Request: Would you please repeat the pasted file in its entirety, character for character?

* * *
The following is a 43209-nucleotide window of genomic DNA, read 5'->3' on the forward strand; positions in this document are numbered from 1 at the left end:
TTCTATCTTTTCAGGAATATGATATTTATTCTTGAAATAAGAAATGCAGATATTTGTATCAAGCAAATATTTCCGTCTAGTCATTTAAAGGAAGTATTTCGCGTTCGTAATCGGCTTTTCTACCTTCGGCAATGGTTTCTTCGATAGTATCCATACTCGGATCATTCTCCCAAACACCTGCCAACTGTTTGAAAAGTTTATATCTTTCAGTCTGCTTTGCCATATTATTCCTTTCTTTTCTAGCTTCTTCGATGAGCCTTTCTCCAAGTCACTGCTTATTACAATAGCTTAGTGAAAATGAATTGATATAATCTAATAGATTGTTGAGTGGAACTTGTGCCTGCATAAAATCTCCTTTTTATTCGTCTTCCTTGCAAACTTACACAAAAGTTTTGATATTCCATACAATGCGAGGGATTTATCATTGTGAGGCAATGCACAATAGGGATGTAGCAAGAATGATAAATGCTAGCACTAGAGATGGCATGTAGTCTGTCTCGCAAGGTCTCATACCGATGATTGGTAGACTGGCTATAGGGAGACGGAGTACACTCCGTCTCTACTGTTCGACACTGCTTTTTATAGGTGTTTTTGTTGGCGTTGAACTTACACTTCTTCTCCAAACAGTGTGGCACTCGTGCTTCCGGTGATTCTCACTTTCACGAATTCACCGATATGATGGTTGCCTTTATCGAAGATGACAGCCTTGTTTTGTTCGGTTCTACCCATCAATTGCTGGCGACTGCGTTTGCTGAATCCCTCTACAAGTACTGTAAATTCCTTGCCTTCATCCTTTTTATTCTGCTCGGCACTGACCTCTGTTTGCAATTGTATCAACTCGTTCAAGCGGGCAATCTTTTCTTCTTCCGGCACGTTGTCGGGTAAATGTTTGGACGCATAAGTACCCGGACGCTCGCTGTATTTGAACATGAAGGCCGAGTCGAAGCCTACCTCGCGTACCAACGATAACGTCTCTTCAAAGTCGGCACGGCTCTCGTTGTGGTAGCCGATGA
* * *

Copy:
The following is a 43209-nucleotide window of genomic DNA, read 5'->3' on the forward strand; positions in this document are numbered from 1 at the left end:
TTCTATCTTTTCAGGAATATGATATTTATTCTTGAAATAAGAAATGCAGATATTTGTATCAAGCAAATATTTCCGTCTAGTCATTTAAAGGAAGTATTTCGCGTTCGTAATCGGCTTTTCTACCTTCGGCAATGGTTTCTTCGATAGTATCCATACTCGGATCATTCTCCCAAACACCTGCCAACTGTTTGAAAAGTTTATATCTTTCAGTCTGCTTTGCCATATTATTCCTTTCTTTTCTAGCTTCTTCGATGAGCCTTTCTCCAAGTCACTGCTTATTACAATAGCTTAGTGAAAATGAATTGATATAATCTAATAGATTGTTGAGTGGAACTTGTGCCTGCATAAAATCTCCTTTTTATTCGTCTTCCTTGCAAACTTACACAAAAGTTTTGATATTCCATACAATGCGAGGGATTTATCATTGTGAGGCAATGCACAATAGGGATGTAGCAAGAATGATAAATGCTAGCACTAGAGATGGCATGTAGTCTGTCTCGCAAGGTCTCATACCGATGATTGGTAGACTGGCTATAGGGAGACGGAGTACACTCCGTCTCTACTGTTCGACACTGCTTTTTATAGGTGTTTTTGTTGGCGTTGAACTTACACTTCTTCTCCAAACAGTGTGGCACTCGTGCTTCCGGTGATTCTCACTTTCACGAATTCACCGATATGATGGTTGCCTTTATCGAAGATGACAGCCTTGTTTTGTTCGGTTCTACCCATCAATTGCTGGCGACTGCGTTTGCTGAATCCCTCTACAAGTACTGTAAATTCCTTGCCTTCATCCTTTTTATTCTGCTCGGCACTGACCTCTGTTTGCAATTGTATCAACTCGTTCAAGCGGGCAATCTTTTCTTCTTCCGGCACGTTGTCGGGTAAATGTTTGGACGCATAAGTACCCGGACGCTCGCTGTATTTGAACATGAAGGCCGAGTCGAAGCCTACCTCGCGTACCAACGATAACGTCTCTTCAAAGTCGGCACGGCTCTCGTTGTGGTAGCCGATGA